Some congressional Democrats are putting pressure on Michigan to recognize more than 300 same-sex marriages performed last weekend. They sent a letter today asking US Attorney General Eric Holder to grant federal recognition of the marriages.
“We are writing to request that you formally recognize as lawful the more than 300 same-sex marriages recently performed in the State of Michigan for the purposes of federal law and eligibility for federal benefits,” the letter begins. It is signed by Senators Carl Levin and Debbie Stabenow and US Representatives John Dingell, Sander Levin, Gary Peters, and Dan Kildee.
Federal recognition would allow the couples to file joint income tax returns and share Social Security benefits. More than 300 couples were married in the window between a judge’s decision to strike down Michigan’s same-sex marriage ban and an appeals court order that put a stop to more weddings.
Congressman Dan Kildee says it’s time the question was just settled:
“I think it ought to be clear that they were married legally under Michigan law during the period that the federal court recognized the right that they had to be married,” he said in a phone call with reporters. “I think it’s a right that’s inherent and it’s a right that the Constitution guarantees.”
Governor Rick Snyder says the state cannot recognize the marriages while the case is being appealed. He says the US Sixth Circuit Court of Appeals issued a stay that essentially suspended the judge’s ruling and reinstated the same-sex marriage ban for the duration of the lawsuit.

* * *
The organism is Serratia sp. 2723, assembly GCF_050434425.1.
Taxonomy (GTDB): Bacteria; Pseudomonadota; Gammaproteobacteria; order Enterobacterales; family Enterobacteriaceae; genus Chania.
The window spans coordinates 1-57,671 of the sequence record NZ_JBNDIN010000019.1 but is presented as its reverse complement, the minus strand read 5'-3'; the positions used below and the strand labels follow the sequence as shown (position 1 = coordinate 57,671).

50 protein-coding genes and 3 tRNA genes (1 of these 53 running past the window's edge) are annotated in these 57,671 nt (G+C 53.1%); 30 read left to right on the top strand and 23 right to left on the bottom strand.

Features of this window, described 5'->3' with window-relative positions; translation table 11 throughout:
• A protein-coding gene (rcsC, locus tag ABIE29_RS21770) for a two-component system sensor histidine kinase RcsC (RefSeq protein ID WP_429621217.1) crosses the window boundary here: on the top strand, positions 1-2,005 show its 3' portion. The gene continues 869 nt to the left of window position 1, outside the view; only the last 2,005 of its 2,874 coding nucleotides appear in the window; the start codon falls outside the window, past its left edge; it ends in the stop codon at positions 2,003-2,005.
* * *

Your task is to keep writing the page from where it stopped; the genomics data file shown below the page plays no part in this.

Anne Callison was married to her long-time partner Saturday in Ann Arbor, and she says the government should recognize their union. She says the appeals court order should not affect the legal status of her and her partner.
“I’m married. I have the Michigan marriage certificate. It has seal and witnesses. How can it get any more legal that,” said Callison.
There is a precedent to suggest Holder might look favorably on the request. Holder granted federal recognition of 1,000 gay and lesbian marriages performed in Utah in the time between a judge striking down that state’s ban on same-sex unions and the US Supreme Court suspending that decision while it’s appealed.